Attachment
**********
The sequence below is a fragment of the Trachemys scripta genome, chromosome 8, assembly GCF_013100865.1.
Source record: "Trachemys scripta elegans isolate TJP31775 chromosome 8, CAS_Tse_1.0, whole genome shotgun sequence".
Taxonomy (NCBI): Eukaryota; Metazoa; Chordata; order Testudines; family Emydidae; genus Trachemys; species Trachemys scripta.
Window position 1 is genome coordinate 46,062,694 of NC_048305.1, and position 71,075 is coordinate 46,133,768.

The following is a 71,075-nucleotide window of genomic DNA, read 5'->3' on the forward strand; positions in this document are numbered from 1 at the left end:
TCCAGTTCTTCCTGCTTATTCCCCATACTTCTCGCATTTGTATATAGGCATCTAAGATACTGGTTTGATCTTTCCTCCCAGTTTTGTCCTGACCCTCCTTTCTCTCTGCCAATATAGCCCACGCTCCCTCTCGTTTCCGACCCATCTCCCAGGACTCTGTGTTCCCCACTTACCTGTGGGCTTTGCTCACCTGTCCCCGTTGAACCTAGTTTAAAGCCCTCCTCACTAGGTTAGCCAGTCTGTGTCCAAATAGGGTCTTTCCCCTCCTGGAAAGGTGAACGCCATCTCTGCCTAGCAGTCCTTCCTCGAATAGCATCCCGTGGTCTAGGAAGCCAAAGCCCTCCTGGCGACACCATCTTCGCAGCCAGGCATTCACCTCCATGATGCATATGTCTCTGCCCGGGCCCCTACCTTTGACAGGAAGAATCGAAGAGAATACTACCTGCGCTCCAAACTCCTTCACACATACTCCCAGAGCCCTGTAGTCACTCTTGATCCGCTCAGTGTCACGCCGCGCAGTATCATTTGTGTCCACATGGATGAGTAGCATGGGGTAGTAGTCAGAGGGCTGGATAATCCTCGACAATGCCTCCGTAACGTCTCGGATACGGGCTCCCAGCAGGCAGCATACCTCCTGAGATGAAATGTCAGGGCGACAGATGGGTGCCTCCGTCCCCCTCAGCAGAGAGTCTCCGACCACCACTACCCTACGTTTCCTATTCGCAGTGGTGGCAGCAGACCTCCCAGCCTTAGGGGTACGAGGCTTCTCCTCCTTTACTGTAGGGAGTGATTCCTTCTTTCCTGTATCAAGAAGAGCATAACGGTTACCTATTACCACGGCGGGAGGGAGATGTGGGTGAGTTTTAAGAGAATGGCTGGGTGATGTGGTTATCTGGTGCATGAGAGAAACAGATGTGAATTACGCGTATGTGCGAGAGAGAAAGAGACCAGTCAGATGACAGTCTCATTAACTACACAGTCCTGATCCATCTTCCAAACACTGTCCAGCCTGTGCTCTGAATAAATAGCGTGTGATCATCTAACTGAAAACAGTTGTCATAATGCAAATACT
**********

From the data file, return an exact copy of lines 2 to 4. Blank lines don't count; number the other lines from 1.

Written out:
Source record: "Trachemys scripta elegans isolate TJP31775 chromosome 8, CAS_Tse_1.0, whole genome shotgun sequence".
Taxonomy (NCBI): Eukaryota; Metazoa; Chordata; order Testudines; family Emydidae; genus Trachemys; species Trachemys scripta.
Window position 1 is genome coordinate 46,062,694 of NC_048305.1, and position 71,075 is coordinate 46,133,768.